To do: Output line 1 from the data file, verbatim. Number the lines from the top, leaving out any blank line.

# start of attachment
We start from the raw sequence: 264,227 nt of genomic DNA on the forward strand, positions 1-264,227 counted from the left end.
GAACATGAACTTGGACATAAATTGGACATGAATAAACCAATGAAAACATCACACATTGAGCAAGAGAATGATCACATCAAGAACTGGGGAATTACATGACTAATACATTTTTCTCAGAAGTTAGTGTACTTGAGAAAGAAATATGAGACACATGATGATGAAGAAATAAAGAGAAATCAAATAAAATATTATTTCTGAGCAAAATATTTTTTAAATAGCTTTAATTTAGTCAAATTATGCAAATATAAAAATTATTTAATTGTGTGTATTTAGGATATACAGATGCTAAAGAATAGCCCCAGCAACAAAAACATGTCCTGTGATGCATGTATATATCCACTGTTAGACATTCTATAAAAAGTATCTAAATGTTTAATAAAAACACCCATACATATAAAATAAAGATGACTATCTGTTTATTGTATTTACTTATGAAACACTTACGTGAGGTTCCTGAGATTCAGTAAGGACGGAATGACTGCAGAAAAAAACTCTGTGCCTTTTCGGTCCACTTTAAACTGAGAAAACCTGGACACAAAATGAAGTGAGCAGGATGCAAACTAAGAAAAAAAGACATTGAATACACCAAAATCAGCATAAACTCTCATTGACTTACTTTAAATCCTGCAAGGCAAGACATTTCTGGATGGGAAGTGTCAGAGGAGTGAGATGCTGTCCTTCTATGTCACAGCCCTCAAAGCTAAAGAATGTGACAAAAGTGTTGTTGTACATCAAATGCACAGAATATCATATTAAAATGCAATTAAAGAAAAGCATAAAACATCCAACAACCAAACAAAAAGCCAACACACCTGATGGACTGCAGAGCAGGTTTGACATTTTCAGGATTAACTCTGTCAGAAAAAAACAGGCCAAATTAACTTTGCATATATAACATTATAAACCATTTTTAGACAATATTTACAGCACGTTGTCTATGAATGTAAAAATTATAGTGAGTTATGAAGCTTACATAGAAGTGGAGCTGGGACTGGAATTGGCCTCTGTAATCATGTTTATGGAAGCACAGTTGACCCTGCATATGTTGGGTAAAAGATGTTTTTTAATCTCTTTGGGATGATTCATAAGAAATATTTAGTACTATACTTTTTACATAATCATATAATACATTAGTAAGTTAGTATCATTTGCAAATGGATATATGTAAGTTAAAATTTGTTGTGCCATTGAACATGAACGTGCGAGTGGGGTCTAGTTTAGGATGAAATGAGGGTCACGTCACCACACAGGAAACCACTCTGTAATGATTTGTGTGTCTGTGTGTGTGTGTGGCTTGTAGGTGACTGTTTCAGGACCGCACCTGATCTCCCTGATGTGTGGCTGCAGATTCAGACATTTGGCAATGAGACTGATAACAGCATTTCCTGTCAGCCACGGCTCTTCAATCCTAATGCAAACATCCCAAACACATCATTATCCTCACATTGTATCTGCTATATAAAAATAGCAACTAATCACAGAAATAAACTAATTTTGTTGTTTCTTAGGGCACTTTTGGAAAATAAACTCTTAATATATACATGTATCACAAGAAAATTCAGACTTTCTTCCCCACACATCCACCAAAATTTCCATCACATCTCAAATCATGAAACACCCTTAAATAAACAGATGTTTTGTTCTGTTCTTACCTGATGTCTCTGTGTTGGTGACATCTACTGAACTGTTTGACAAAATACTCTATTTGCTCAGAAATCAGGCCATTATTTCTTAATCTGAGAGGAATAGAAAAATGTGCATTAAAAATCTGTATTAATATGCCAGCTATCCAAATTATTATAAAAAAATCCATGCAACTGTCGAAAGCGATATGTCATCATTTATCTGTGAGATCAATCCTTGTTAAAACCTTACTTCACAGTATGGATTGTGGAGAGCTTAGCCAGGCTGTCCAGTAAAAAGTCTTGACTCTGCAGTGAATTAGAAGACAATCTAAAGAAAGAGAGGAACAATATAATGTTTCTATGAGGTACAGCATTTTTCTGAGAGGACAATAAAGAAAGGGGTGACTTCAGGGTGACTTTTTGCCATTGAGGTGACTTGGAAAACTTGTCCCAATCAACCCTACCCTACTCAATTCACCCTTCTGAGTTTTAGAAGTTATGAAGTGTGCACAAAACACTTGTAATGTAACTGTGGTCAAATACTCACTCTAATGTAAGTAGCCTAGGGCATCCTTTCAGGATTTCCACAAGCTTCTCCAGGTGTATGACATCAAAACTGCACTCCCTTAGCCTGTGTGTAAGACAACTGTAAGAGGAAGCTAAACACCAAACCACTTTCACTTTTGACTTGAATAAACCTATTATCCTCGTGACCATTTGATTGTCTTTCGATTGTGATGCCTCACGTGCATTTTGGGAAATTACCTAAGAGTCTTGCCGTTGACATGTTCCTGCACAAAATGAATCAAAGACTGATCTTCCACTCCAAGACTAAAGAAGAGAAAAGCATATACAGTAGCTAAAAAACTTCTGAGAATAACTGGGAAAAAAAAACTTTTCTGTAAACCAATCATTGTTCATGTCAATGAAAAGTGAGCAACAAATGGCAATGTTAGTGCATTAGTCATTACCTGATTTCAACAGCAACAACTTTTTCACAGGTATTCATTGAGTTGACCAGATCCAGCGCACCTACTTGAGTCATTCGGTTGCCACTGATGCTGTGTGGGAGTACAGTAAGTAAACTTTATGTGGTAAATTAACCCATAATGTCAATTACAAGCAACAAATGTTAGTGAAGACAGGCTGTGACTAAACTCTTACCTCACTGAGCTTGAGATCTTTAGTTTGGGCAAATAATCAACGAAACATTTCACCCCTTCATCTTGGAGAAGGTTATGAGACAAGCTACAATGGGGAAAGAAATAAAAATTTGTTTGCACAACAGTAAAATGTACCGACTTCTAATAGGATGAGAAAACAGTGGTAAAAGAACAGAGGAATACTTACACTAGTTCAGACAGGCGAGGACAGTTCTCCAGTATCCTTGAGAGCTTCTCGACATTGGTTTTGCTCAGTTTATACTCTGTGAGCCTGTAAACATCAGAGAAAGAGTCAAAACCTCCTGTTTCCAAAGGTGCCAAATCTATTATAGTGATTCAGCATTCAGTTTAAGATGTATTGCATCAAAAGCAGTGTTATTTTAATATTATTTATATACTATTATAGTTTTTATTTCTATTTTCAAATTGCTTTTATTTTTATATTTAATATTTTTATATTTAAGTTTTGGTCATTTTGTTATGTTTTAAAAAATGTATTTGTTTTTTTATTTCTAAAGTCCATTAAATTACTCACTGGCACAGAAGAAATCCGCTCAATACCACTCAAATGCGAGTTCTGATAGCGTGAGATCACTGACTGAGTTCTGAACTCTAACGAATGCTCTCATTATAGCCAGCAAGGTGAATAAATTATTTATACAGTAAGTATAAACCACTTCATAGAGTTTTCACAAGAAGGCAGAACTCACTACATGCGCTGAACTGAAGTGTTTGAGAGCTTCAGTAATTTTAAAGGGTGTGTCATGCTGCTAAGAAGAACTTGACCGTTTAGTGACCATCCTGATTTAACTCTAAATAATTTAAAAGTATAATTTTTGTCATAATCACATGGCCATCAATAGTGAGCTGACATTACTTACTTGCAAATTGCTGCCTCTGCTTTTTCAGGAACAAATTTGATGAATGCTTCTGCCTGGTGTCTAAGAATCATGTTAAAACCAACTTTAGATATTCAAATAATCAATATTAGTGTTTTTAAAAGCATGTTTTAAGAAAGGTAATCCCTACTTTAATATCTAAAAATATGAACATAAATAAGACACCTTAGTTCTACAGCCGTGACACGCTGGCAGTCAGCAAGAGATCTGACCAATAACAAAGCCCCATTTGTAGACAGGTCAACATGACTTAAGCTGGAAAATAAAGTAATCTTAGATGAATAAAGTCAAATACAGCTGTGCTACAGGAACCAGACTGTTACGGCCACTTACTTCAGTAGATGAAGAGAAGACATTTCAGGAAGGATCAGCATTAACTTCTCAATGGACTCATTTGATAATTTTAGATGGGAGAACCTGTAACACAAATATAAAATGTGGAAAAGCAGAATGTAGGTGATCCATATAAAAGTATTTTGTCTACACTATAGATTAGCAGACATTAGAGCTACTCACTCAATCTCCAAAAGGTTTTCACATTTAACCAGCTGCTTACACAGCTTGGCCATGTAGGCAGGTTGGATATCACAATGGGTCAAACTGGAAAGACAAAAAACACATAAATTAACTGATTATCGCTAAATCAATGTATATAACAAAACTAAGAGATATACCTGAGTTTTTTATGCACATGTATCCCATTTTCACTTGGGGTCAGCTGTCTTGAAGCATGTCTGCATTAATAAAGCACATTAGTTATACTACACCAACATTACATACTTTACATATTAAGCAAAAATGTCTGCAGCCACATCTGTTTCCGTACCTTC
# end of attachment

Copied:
We start from the raw sequence: 264,227 nt of genomic DNA on the forward strand, positions 1-264,227 counted from the left end.